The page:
According to the protagonists, the search and rescue personnel said that she presented “a profile of uncleanliness and odor” and a computerized tomography is performed at the hospital. No injuries or spousal abuse are detected, except for a mark on her scalp, posing no risk whatsoever. From the legal perspective, the case is closed with her being found safe and sound. The woman, however, pleads to know what happened to her.

Preliminary Conclusions

There is no question that the case requires special treatment by being linked – inexplicably – to the UFO phenomenon by the media, ufologists and peddlers of mystery. Someone threw the first stone and got it rolling.

The journalistic uproar caused by the event drew the attention of the United States, Russian and Europe, according to sensationalist media.

Were NASA, the Pentagon or the KGB getting ready to fly to Argentina? No, nothing of the sort. It drew the attention of UFO groups or researchers abroad, much like a case overseas may draw our own attention. These days, with social media plagued by users, everything connects instantaneously. But when words go unmeasured, they feed a popular fantasy craving mystery. And so it goes.

Among the few “reliable” abductions in our country, there are certain items of physical evidence that back the abductee: ground traces, witnesses, injuries, symptoms, etc. In this case, there is nothing at all beyond the alleged abductee’s story. No official on site investigation took place (scans for radiation, electromagnetism, location of strange marks or prints, animal symptoms, etc.). The response by the police-legal system was regrettable, no matter how one looks at it, regarding the investigation carried out around the house and the place where she appeared. Even more so was to see a television channel engaging in its own UFO circus, contaminating the scene and stopping at nothing to “draw attention with anything that will produce more ratings.”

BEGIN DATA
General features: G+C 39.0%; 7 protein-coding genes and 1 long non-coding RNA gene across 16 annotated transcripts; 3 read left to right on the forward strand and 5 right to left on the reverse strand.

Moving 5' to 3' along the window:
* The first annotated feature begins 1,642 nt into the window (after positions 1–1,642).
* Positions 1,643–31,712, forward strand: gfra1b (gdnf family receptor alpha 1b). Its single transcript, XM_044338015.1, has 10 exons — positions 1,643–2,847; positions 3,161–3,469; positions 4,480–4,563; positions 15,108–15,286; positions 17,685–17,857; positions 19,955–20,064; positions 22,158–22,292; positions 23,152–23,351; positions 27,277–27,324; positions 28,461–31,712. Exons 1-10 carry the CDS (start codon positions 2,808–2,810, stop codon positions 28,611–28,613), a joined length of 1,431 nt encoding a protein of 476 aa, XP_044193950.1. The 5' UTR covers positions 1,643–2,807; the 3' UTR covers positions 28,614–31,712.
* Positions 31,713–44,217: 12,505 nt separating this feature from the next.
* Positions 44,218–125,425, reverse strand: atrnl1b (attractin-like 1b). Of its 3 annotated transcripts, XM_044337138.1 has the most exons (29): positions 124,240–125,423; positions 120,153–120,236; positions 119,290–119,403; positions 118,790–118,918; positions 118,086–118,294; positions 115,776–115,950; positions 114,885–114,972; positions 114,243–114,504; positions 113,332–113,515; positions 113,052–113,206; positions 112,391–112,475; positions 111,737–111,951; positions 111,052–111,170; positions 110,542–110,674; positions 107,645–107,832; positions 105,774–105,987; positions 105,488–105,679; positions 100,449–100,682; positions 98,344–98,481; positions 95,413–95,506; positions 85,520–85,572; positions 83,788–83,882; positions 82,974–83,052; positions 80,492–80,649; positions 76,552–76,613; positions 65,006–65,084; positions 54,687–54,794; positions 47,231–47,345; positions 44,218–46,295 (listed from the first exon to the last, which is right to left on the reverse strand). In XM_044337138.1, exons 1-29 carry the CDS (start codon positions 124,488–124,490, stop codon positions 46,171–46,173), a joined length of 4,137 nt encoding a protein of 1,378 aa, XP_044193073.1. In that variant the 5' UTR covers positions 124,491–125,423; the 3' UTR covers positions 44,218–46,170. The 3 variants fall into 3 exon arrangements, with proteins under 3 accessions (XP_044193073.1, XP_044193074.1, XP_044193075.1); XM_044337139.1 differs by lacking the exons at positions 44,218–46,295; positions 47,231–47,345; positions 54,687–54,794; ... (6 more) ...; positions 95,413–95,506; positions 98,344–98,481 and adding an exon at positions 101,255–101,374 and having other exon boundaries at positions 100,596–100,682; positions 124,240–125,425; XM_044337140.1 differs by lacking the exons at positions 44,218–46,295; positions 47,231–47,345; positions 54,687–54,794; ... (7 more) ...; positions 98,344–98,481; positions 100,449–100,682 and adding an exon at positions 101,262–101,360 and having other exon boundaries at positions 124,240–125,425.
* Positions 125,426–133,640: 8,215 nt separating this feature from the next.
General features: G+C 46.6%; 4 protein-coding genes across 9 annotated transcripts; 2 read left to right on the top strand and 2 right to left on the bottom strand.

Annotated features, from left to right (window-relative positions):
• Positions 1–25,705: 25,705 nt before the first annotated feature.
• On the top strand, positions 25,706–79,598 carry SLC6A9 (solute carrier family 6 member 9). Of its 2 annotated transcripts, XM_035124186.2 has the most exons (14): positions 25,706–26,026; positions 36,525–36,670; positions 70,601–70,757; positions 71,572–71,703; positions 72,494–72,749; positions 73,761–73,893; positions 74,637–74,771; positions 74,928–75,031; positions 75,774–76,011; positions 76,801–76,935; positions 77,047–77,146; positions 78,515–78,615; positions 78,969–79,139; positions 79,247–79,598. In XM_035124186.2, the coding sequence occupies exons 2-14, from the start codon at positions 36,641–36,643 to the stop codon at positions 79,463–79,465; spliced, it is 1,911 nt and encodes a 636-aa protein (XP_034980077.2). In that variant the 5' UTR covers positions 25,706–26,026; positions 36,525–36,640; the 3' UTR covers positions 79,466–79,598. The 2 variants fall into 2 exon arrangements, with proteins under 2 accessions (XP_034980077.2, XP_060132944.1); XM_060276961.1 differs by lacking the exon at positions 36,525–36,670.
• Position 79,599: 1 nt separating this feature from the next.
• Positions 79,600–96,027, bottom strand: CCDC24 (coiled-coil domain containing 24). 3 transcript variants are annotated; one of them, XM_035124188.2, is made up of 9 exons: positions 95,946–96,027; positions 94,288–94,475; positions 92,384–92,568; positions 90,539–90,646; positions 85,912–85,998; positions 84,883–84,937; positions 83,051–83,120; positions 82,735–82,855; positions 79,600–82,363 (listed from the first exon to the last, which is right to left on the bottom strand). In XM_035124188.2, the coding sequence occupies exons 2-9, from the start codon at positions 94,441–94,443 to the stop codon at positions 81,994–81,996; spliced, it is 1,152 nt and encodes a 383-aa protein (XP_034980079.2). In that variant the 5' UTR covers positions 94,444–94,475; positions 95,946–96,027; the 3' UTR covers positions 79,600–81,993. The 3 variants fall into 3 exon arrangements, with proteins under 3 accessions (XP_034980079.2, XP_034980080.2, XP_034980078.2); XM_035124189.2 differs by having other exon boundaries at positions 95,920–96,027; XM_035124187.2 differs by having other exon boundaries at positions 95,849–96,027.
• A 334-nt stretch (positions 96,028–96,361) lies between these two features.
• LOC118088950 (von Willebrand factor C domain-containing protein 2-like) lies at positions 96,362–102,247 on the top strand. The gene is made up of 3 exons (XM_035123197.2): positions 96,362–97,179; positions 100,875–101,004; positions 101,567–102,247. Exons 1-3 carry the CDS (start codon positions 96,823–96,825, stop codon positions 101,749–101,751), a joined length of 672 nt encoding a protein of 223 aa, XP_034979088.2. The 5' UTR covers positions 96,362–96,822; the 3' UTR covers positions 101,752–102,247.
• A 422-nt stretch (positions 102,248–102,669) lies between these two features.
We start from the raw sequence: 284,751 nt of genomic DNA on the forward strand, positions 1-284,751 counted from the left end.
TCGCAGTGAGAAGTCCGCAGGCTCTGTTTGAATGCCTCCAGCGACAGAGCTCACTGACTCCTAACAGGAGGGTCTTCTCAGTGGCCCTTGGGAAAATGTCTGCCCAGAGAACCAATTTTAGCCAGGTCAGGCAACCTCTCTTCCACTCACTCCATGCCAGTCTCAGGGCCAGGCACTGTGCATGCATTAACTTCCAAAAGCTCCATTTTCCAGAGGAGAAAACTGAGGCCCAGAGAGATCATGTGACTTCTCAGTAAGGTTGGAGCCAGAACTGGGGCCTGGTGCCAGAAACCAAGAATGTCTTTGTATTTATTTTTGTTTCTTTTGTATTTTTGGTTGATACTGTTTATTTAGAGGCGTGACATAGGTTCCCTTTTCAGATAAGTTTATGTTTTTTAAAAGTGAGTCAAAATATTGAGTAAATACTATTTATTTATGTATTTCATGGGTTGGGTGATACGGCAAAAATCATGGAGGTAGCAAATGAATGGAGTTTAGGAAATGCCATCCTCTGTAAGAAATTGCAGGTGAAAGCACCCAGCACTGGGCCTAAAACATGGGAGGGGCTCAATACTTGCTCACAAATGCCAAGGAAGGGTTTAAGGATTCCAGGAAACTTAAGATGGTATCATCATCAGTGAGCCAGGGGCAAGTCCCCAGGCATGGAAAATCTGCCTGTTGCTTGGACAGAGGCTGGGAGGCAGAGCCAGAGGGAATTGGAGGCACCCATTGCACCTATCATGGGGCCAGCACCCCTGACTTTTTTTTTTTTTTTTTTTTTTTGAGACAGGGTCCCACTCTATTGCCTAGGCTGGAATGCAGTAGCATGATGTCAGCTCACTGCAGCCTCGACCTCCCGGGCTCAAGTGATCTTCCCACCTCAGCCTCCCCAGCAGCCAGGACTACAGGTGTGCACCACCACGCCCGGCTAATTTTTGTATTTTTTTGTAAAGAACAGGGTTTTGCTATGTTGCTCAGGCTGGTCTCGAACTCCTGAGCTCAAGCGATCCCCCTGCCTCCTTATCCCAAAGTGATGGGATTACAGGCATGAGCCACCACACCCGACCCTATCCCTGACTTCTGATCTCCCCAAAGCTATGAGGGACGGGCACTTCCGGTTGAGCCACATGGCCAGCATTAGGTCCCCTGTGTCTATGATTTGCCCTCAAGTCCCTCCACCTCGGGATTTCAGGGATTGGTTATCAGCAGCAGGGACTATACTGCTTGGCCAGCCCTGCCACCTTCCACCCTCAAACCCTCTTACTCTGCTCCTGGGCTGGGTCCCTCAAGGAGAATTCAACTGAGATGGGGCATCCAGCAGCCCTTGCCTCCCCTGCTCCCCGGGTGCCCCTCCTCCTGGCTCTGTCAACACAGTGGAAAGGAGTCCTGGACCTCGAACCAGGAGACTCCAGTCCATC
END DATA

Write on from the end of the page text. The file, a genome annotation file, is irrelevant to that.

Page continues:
In ufology, we always say that time is on the side of the researchers. Letting years or even decades go by is a salutary practice. Very juicy elements emerge, especially if the witness ‘changes the story or introduces new elements.’ If this happens, the case would begin to wobble, in street parlance.  More so when the witness has recurrent UFO experiences. For example, following an anomalous experience involving the phenomenon, he/she contacts the UFO researcher once more, adding a new contact, an new encounter, and so forth. In this case, the element working against the woman is that she is the same person (Irma Rick) who acquired certain notoriety in the press in 2002 with an unusual claim, as we shall see: